Like most groceries these days, they have their own line of products under their own name; according to the flyer these corn chips are made by an Ottawa-based company.

The dairy case looks like a dairy case... with probably 1/2 to 2/3 of the contents being produced in Ontario or Quebec, from what I can see. Pretty unusual!

I recognize these cranberries from attending Ottawa area farmers markets. Yes, locally grown cranberries. Stupendous.

Just what the sign says; a selection of Canadian Artisan Cheese, most of it from Ontario and Quebec. We tried some sheep's milk Gouda from Cross Roads - very tasty!

There seems to be 15 Farm Boy locations in eastern Ontario, with 2 more to open in the spring - these new ones being in London! Which is great news for those of us living in Western Ontario. Think we could talk them into opening one in Collingwood?! Or Meaford! (Ha ha; no.)

Much as I love farmers markets and small retail shops, the reality is that most of us do most of our shopping in large grocery stores. It made me really happy to see a full-service grocery chain with a significant commitment to local food. Long may they prosper! And maybe they will even oblige some of the other big chains to get a little serious about local food.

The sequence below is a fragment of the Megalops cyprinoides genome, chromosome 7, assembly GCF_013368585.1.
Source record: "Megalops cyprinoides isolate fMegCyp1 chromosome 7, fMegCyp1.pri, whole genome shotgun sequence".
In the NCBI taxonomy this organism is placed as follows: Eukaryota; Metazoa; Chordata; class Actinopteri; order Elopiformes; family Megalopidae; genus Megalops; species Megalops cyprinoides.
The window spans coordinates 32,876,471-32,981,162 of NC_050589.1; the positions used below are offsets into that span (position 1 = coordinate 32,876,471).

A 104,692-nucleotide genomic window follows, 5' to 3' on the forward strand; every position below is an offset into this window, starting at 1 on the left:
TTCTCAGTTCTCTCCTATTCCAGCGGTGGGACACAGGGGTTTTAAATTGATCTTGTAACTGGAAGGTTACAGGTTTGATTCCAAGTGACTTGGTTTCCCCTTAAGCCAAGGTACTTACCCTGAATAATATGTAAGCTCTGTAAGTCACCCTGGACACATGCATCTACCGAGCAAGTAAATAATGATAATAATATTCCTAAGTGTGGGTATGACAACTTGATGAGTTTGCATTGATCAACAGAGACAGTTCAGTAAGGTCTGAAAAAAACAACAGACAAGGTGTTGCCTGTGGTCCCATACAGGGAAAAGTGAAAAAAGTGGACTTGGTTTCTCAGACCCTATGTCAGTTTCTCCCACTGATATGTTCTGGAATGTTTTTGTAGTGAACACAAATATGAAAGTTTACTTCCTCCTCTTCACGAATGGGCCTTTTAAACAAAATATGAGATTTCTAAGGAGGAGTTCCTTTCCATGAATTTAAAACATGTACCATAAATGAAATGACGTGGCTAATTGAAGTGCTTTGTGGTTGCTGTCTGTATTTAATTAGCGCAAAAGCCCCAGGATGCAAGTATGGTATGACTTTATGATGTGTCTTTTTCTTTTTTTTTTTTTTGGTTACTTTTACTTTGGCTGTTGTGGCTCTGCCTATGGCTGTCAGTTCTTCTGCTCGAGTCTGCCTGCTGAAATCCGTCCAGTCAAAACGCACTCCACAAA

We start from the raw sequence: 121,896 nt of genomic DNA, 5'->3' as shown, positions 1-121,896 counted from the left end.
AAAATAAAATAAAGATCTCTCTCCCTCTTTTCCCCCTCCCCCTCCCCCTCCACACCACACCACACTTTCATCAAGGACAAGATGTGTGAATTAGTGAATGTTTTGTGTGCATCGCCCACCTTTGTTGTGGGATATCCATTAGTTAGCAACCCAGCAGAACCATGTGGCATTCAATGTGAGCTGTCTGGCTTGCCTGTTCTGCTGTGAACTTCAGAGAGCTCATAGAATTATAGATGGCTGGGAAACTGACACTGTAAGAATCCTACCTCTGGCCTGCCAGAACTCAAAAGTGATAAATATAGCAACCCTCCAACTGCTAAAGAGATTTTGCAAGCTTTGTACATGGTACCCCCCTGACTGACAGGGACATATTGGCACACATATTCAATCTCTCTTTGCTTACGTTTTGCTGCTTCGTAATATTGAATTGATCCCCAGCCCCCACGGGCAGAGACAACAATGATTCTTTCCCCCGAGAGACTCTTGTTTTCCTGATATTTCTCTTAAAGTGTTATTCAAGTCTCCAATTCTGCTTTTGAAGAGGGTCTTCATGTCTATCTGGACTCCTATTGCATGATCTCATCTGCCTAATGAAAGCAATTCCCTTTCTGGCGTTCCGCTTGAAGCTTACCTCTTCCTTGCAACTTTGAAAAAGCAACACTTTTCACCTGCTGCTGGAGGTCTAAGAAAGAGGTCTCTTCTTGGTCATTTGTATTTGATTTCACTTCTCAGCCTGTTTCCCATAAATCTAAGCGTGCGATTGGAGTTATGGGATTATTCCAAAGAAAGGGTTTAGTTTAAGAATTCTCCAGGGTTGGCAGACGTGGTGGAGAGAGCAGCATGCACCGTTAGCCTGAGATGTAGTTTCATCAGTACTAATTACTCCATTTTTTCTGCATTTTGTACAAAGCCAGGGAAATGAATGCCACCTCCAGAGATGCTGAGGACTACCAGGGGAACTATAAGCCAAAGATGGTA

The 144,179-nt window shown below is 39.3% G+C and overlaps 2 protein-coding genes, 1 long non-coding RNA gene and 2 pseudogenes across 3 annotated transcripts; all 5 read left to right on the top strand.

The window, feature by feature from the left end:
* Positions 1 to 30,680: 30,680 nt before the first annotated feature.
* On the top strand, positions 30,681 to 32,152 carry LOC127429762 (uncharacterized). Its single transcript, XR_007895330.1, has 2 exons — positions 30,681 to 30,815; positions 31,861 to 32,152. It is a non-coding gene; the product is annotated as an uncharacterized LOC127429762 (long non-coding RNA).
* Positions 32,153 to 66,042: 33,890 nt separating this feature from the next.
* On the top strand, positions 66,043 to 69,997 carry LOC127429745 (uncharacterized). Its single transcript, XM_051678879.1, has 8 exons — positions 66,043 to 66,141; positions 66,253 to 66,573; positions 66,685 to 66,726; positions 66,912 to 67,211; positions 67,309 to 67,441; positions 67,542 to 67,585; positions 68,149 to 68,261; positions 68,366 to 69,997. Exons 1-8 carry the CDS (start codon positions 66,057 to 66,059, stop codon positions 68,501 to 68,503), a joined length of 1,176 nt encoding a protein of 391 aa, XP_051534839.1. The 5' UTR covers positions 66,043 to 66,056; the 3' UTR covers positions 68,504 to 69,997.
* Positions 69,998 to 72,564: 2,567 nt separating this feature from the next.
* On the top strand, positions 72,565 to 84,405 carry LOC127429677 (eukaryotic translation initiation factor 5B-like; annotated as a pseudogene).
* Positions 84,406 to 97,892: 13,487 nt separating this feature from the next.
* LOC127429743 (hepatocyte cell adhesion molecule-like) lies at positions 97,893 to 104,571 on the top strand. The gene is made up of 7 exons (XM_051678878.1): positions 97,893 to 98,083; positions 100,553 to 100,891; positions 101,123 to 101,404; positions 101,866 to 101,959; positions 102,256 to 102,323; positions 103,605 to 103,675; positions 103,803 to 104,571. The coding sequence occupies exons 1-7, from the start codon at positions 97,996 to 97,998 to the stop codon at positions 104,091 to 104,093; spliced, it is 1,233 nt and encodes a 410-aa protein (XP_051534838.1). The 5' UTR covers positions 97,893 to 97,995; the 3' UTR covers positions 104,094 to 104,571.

Wednesday, 12 November 2014

Quick & Easy Braised Tofu

"Oh yum, tofu in barbecue sauce!" said Mr. Ferdzy. Well, kind of, I guess. Whatever you want to call it, he liked this sauce and so did I. You could add a little hot sauce or chile-garlic sauce to it if you like, at the stove or at the table, but I felt like not having hot sauce for once, so I didn't.

Serve it with steamed rice and a green vegetable, and have a very quick and easy meal, on the table in half an hour.

2 to 4 servings